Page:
On Tuesday, January 30, 2018, Martina Parauda, Director of the VA NY Harbor Healthcare System, held a town hall for veterans and the Manhattan VA. Here is a brief summary of the information she provided for our community:
Ongoing Repairs and Upgrades Post-Superstorm Sandy
More than seven years following Superstorm Sandy, the Manhattan VA is still undergoing repairs and upgrades. These include the replacement of all of the elevators at the Manhattan VA, which will be completed two elevators at a time over the next two years. The facility’s chapel on the lower level has undergone complete renovation, but is not yet open due to other construction; services are being held on another floor (please inquire at the information desk). The most significant impact of Superstorm Sandy was the need to completely replace the facility’s electrical distribution system, which has taken the largest share of the $270 million in funds allocated by Congress for repairs and upgrades. Additionally, a seawall and pumping system is now in the final stages of completion that will allow the facility to better weather future storms. Since Sandy, no patient care has taken place on the ground floor, and this will continue in the future as a precaution against future storm impacts.
Upgrades to Provide 21st Century Healthcare Setting
Director Parauda stated that now that NY Harbor Healthcare has dramatically reduced the time that it takes to get patients in for appointments, their next goal is to bring down waiting room times. A patient brought up that he’s waited more than an hour to see a provider in the eye clinic because of appointment overbookings. Director Parauda stated that this is exactly the situation they plan to remedy in upcoming months. She also stated that, in alignment with Secretary Shulkin’s goals of providing high quality 21st Century Healthcare, they are also working to create a more professionalized environment in community areas in the Manhattan VA, to include an established process for nonprofits and community organizations to table and distribute information on their resources and initiatives. She also pointed out that VA facilities are relying on the increased professionalization of the Veterans Canteen Service to offer food, merchandise, and other items at affordable costs.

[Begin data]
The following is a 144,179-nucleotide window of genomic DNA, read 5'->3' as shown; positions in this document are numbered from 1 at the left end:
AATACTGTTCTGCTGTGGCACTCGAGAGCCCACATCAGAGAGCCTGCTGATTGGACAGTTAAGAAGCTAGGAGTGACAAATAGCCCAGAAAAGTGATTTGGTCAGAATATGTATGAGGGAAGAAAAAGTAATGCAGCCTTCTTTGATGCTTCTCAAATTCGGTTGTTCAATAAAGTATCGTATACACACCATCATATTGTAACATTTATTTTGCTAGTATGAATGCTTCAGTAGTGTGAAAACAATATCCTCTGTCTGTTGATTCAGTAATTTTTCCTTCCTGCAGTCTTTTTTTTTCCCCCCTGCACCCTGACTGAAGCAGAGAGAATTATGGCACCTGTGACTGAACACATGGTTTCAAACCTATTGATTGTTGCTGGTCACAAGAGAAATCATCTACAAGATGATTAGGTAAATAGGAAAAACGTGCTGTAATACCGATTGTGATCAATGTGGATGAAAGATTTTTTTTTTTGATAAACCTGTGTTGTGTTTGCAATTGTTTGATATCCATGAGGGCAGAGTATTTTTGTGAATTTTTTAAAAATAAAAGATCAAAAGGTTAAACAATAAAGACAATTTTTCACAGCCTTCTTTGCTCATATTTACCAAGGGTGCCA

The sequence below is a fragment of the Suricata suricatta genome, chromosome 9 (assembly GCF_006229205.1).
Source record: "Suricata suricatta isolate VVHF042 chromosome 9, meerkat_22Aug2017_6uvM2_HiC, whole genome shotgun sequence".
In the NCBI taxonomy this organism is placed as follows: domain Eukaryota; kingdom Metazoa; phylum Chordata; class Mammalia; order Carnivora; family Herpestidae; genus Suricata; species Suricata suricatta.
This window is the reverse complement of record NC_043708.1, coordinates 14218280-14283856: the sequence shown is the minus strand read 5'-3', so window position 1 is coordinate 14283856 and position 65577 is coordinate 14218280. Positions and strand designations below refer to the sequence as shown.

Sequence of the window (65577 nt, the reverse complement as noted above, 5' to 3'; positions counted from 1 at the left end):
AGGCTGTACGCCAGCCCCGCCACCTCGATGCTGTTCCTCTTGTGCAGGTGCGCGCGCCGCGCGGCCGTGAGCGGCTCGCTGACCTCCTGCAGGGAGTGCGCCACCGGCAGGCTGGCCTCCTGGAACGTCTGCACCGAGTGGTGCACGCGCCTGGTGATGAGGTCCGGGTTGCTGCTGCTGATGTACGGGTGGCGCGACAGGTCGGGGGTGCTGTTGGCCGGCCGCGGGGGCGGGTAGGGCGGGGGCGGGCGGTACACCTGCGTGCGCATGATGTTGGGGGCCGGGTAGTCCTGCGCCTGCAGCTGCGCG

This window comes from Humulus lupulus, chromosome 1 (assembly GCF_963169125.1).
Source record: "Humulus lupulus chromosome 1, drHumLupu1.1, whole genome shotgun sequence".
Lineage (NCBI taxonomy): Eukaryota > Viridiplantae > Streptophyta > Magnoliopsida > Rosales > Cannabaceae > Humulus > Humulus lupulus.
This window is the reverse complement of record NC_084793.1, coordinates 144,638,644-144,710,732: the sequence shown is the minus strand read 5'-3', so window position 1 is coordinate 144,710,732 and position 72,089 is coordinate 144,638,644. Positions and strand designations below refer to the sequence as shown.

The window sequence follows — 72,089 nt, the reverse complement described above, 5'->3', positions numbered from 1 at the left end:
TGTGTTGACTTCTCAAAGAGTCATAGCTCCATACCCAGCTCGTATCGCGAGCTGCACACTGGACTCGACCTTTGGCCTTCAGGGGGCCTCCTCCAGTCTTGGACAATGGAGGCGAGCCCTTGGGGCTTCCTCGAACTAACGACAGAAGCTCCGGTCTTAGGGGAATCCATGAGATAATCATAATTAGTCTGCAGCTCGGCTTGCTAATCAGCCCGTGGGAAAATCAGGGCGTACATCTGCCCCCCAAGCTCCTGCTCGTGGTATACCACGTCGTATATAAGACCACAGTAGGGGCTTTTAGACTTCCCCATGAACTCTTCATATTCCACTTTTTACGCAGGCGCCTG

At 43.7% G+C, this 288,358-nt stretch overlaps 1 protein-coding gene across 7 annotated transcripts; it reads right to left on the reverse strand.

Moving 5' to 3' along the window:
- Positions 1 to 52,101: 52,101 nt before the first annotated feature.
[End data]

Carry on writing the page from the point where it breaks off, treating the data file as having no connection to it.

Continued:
Brooklyn VA Services
Director Parauda stated that patients who had relied on the Chapel Street facility that was closed in 2016 have since sought care at both the Manhattan and Brooklyn VA Medical Centers. Shuttle service from Chapel Street was discontinued because it wasn’t being used. She stated that patients who used Chapel Street as their primary care who are still having access problems should contact her office directly, and she noted that elected officials were also communicating with her office on behalf of their impacted constituents.
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Director Parauda also stated that there is no plan for reduction of services at the Brooklyn VA Medical Center. She stated that the recent cancellation of “No Man Is An Island” computer classes for aging veterans at the Brooklyn VA was temporary, and a result of problems with how the Veterans Benefit Administration was tracking and conducting the classes; she stated that this is a VBA issue, and that they are in control of the timeline for resuming those classes. She said it was not a signal that there would be any reduction in healthcare access or services at the Brooklyn VA.
She also discussed the current construction of a residential facility adjacent to the Brooklyn VA Medical Center campus, which will, once completed, replace the current residency at St. Albans Community Living Center in Queens.
Patients in attendance voiced a number of concerns, ranging from problems with Access-a-Ride, concerns about short staffing in clinics (Director Parauda stated that the VA is not currently impacted by any hiring freeze or government shutdowns), concerns about application of shingles vaccines, and concerns about quality and cost of the Canteen food. A significant healthcare concern brought up by a radiology patient is the overreliance on resident doctors to interact with patients, and that the attending doctors (who supervise the residents) are too often only behind their desks and not attending to patients themselves, which is impacting the quality of healthcare.
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